Kaufman’s first project will be 500 senior units in Santa Ana
- by crv.staff
- 1:48 PM UTC
A couple of weeks ago, I posted about billionaire Henry Kaufman looking to invest in Costa Rica’s real estate market. If you missed it, you can read that post here. To follow up, our friends at A.M. Costa Rica published another story about Kaufman’s investment activities. As I said before, it’s a wonderful sign when you see a billionaire like Kaufman looking to invest in Costa Rica. The local economy and by default, local Ticos, will ultimately benefit from this investment in Costa Rica.
Source: A.M. Costa Rica staff
Henry Kaufman’s first project in Costa Rica will be a 500-unit senior living complex in Santa Ana not far from the Cruz Roja building and just four blocks from the commercial center.
Kaufman, a Wall Street legend, has been in Costa Rica hearing real estate proposals. But the $60 million senior living project is fully permited and ready to go. Associates say the ground breaking on the seven-hectare (17-acre) tract may be as soon as July.
Kaufman, 84, is anxious to become a part-time Costa Rica resident, sharing his time between here and Tulsa, Oklahoma, where he has purchased about a third of the downtown area.
Kaufman is high on Costa Rica, noting that the climate is perfect, the standard of living is high, the cost of living is low and there are no simmering social protests. But he said he believes the country is not promoting itself to the extent that it should be.
Kaufman is an expert at locating hidden value. He made millions in Wall Street by recognizing undervalued bonds. He has such a reputation that the Spanish language newspapers sought him out for his views on the economy.
He is pretty blunt. Despite his career as one of nine interdealer bond brokers on the floor of the New York Stock exchange, he is out of stocks and bonds, he told a reporter from El Financiero.
He has his reasons. At the current interest rates, the return on bonds is not worth the risk, and the current economic situation makes it impossible to know the true value of a company, he said.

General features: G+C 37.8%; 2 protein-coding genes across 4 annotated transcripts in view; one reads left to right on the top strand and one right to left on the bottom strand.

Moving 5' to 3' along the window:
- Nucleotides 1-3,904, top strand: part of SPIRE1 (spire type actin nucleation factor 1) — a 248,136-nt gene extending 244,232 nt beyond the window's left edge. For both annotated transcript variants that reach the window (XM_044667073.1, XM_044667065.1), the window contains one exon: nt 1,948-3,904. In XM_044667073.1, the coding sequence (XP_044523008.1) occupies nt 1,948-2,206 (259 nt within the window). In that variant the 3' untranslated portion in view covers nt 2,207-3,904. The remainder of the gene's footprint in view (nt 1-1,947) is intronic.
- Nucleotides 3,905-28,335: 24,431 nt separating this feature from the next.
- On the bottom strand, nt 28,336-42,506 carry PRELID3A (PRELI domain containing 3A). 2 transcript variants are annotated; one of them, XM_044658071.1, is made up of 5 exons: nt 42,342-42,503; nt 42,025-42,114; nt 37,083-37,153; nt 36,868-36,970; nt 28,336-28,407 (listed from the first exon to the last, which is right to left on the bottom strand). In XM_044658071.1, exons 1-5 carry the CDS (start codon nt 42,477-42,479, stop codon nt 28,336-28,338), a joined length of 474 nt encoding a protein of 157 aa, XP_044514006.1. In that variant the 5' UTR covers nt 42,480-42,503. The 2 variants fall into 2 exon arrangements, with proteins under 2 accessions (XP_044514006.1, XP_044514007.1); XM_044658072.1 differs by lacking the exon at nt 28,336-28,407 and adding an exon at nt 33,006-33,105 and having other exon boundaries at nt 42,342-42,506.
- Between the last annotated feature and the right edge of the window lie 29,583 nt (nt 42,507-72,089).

Kaufman said he envisions something like the Del Webb Sun City adult living concept in Santa Ana. One of each unit’s occupants will have to be 55 or over and children will just be visitors, an associate noted.
Kaufman said in an earlier story that senior retirement communities, assisted living and even nursing care will propel the growth of Costa Rica to double digit gross national product during the next 20 years. But he also said that during his visit here he met with representatives of other projects that he will consider. He left today.
Kaufman styles himself as a visionary, but in his conversation Saturday at an Escazú home some nostalgia could be detected and a little anger at the financial managers who have damaged the U.S. economy.
They have no discipline and no responsibility, he said. Kaufman noted that when he had his own firm starting in 1958, the owners were partners. There were no corporate shields to hide behind. He is certain that interest rates are headed upwards, in part because of government spending.
Kaufman is no stranger to tough times. He grew up in Fall River, Massachusetts, which was hard hit in the Great Depression. He concedes that may be what attracted him to Tulsa where tall office buildings were standing vacant because the oil wealth had moved to Houston, Texas.
Now his eye is on Santa Ana where he hopes to duplicate his financial successes.
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